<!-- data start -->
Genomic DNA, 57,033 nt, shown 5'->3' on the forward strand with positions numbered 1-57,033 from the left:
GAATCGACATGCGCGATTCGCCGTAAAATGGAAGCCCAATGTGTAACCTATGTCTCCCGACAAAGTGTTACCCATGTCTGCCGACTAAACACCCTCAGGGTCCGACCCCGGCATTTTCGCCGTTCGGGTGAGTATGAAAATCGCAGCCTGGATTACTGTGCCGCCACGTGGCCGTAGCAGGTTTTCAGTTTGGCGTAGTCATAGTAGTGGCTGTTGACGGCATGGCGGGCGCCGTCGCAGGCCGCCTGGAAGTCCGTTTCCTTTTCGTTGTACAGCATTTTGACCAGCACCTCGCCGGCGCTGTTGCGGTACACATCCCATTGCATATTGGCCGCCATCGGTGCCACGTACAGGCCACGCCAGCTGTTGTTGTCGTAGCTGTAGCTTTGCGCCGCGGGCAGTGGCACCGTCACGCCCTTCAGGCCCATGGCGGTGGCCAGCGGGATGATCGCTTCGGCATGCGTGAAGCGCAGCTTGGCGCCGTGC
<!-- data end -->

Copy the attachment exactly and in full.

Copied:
Genomic DNA, 57,033 nt, shown 5'->3' on the forward strand with positions numbered 1-57,033 from the left:
GAATCGACATGCGCGATTCGCCGTAAAATGGAAGCCCAATGTGTAACCTATGTCTCCCGACAAAGTGTTACCCATGTCTGCCGACTAAACACCCTCAGGGTCCGACCCCGGCATTTTCGCCGTTCGGGTGAGTATGAAAATCGCAGCCTGGATTACTGTGCCGCCACGTGGCCGTAGCAGGTTTTCAGTTTGGCGTAGTCATAGTAGTGGCTGTTGACGGCATGGCGGGCGCCGTCGCAGGCCGCCTGGAAGTCCGTTTCCTTTTCGTTGTACAGCATTTTGACCAGCACCTCGCCGGCGCTGTTGCGGTACACATCCCATTGCATATTGGCCGCCATCGGTGCCACGTACAGGCCACGCCAGCTGTTGTTGTCGTAGCTGTAGCTTTGCGCCGCGGGCAGTGGCACCGTCACGCCCTTCAGGCCCATGGCGGTGGCCAGCGGGATGATCGCTTCGGCATGCGTGAAGCGCAGCTTGGCGCCGTGC